I’m going to take you down a different path. You see, this is where I sit on the fence. When I read Leah’s story, and unfortunately so many similar stories, it reminds me to live for today. To live in the moment. To let my house get messy, because spending time and making memories with my children are what’s important. It makes me want to swing for that massage or extra vacation, because you can’t take those things, those memories with you when you’re 6 feet underground. BUT, if you only live for today, and don’t live with a sense of responsibility and mindfulness, how will you enjoy the fruits of the labor in years to come? There has to be some planning and living for tomorrow involved. There is such a fine balance. One that I feel I still haven’t mastered.

Live for today? Or live for tomorrow? I’m on the fence.

What are your thoughts?

One things is for certain– tonight I will hold my children extra close, and pray for my family’s well being. Life is fragile.


  1. What a devastating story. I cried the whole way through. I think one must do both. Live for today and plan for tomorrow. You’re right it’s a fine balance. But you can’t live compeltely one way or the other. You have to live in the moment but you always need to plan for a rainy day. Money certainly doesn’t buy happiness that’s for sure but it does help.
    One thing is for sure too tonight i will hold my babies.
    Thank you for making us read Leah’s story.

  2. I used to only live for tomorrow and plan and save and be “mindful” as you wrote. But I was completely not enjoying anything. I was existing and not living. It’s a fine balance you’re right, but one that I think exists. This story is the saddest thing I’ve read.

  3. The obvious is that this story is very sad, heart wrenching and heart warming.
    The idea that our actions do influence our children’s memories from a very early stage is a reminder for the rest of our lives. The mother’s legacy is living inside her husband and children. What I find so amazing is that from tears and pain that we can derive so much appreciation and knowledge. I often subscribe to the theory that my Spouse and I should seize the moment but, in a responsible manner i.e. Save and Plan for the future but one must lay healthy seeds along the way. Making posive memories should be a way that we all can water these healthy seeds rather than with tears. Keep in mind-Love is the most inexpensive thing on the planet. The fortitude, strength, and power of this woman is what allowed her to carve out these memories-try and do it more naturally and effortlessly. The rewards are amazing.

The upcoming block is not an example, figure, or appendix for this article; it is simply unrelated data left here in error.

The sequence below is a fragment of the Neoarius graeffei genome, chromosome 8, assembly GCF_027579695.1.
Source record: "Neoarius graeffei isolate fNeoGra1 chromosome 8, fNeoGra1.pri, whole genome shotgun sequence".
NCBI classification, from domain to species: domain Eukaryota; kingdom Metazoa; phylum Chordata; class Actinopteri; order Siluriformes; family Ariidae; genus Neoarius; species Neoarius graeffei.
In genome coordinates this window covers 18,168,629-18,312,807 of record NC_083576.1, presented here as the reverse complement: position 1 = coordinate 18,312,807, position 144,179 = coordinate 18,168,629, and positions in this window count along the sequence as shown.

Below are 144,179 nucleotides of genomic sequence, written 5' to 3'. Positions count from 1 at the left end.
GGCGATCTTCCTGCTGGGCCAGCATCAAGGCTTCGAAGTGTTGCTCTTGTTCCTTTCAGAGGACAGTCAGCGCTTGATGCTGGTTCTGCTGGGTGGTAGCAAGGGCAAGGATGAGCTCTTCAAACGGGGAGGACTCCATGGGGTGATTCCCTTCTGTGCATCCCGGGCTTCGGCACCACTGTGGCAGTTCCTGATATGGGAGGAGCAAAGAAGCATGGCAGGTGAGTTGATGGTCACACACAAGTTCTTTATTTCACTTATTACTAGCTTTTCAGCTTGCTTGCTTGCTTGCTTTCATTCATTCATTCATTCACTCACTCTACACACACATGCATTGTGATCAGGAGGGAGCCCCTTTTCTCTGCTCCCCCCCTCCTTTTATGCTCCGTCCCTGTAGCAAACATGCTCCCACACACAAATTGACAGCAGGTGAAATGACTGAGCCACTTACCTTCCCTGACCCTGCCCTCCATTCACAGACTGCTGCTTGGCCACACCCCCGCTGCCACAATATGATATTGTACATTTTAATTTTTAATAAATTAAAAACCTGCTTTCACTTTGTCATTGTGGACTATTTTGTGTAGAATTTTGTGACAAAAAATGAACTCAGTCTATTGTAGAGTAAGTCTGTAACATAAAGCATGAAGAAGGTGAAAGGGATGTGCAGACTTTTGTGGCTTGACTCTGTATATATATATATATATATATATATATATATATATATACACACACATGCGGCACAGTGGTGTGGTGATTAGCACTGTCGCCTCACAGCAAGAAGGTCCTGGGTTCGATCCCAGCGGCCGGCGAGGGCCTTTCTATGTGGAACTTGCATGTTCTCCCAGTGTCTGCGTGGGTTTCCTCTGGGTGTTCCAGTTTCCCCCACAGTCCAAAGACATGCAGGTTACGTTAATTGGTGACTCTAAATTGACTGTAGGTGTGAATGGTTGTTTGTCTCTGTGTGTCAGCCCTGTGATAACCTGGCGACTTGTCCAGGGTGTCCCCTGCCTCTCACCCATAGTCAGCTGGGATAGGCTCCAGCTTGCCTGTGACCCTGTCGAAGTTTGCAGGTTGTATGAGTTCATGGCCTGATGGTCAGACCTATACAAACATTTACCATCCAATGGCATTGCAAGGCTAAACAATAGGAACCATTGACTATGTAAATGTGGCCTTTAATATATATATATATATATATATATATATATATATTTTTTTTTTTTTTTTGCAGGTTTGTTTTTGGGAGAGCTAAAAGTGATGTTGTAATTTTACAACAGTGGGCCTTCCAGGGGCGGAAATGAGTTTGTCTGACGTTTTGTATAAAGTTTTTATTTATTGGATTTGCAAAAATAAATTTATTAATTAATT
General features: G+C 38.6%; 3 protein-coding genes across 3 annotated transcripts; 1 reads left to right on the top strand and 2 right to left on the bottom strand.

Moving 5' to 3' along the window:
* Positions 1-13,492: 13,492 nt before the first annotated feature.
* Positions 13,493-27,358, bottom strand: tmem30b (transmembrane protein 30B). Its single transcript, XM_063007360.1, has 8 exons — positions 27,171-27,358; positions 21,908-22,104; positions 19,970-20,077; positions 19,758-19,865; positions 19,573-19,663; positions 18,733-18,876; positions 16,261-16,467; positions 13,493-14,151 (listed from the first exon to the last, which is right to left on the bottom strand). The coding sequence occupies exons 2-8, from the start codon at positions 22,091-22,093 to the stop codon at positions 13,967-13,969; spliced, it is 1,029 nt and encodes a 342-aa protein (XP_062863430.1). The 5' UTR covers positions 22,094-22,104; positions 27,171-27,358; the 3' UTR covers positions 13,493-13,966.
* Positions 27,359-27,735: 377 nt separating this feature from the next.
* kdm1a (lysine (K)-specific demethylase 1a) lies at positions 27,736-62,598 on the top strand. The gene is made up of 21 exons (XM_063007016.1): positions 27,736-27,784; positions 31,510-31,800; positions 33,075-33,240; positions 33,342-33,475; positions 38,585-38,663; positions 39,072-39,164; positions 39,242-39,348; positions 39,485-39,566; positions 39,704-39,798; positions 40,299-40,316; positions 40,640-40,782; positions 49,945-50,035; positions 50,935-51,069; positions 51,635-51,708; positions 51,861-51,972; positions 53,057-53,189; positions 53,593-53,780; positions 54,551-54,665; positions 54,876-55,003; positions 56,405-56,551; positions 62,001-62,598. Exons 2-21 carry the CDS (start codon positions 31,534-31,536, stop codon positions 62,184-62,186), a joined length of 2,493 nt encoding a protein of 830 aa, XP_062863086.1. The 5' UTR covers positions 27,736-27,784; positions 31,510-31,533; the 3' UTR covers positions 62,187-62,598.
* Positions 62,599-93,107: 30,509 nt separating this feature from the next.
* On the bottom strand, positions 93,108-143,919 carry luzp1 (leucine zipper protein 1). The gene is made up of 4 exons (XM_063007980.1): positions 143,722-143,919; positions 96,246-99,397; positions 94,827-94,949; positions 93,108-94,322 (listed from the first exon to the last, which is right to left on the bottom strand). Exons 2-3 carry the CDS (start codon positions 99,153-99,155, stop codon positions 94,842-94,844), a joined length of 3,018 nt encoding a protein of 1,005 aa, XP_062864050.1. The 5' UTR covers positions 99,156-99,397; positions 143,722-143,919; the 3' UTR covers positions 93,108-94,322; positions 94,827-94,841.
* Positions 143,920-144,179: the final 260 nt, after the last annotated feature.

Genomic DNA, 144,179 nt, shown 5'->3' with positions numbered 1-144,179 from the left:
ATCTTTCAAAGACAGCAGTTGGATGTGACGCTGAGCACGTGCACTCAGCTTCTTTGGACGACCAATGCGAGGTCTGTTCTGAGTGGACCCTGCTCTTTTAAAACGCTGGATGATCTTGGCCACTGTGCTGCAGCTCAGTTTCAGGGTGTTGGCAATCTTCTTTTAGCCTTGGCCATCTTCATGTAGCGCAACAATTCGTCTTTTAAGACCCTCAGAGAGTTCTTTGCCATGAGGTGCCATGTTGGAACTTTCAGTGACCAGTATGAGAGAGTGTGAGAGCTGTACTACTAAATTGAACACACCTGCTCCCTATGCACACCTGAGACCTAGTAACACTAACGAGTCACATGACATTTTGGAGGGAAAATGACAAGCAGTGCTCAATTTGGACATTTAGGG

4. For this particular story, there are 2 parts of my life that matter before I respond- one as a professional financial advisor for over 10 years to women alone and secondly as a volunteer for the Look Good Feel Better program here in Montreal that teaches women living with cancer how to care for their skin, hair loss, eyelash loss and all the effects of cancer.

    Clearly, reading this story is sad and I had a hard time reading the screen because of my tears.
    Then I stepped back, sat down for a few minutes and thought…and thought…and thought.

    Life is not about what to do when you know you’re going to die; we’re closer to death every single day! Just because the unfortunate ones are actually given a more specific date then the rest of us, we are still one step closer to death every single day.

    As women, as moms, as sisters, aunts, best friends..whatever we are, we are human and we need to start acting more like humans instead of mechanical robots. Life is about today-the moment. That’s all you have. Embrace it. Enjoy it because the things that cost no money and are free are truly the ones that matter and will be remembered the most.

    Start your retirement planning the day you get your first job ( assuming in your 20’s). If you can put even $25.00 away in a non-taxable plan, you can easily be a millionaire at retirement. ( obviously it takes a bit more work than that, but THIS is where to start).

    The day you have children, get life insurance for yourself. Make sure that the amount insured is 10 times the value of a house today. Eg.: If you live in a house today worth $300,000.00, make sure you get insured for at least $2.5million. ( sounds like a lot but just think, houses 35 years ago cost what a car does today…inflation, cost of living)

    Once you have “paid yourself” as I always say and you have written your financial/retirement plan make sure you include in there the ” what ifs”. Include cancer, heart attack, stroke and alzheimers. Calculate how much it would cost you and your family if you were struck by it.
    One in five women in Canada alone will develop some form of cancer in their life.

    Paying yourself first ensures that if you do live for a very long time, you can enjoy your life for your ENTIRE life. Your children, grandchildren, heck even your great-grandchildren.

    If you are unfortunate, and do get sick, you will have all the proper care and insurances that will cover your costs and not deplete your money that you want to leave as an inheritence. Even worse, if you do survive ( technology IS helping us live longer anyway), then again, you will not have depleted your money.

    You die everyday a little more. You should live your life everyday like you are dying and do what the heck you want to do but remember; while you live your life as if you are dying tomorrow, tomorrow just may come around again and again and again…you WANT to have your tomorrows just as good as your today. Don’t start living when you’re told you are dying.
    We were all born to die.

  5. It’s such as you go through my thoughts! Material understanding so much about that, that you composed your guidebook there or anything. I have faith that you merely is able to do with a few Percentage to push the message household a bit, even so apart from that, that is perfect weblog. A terrific read. Let me definitely be back.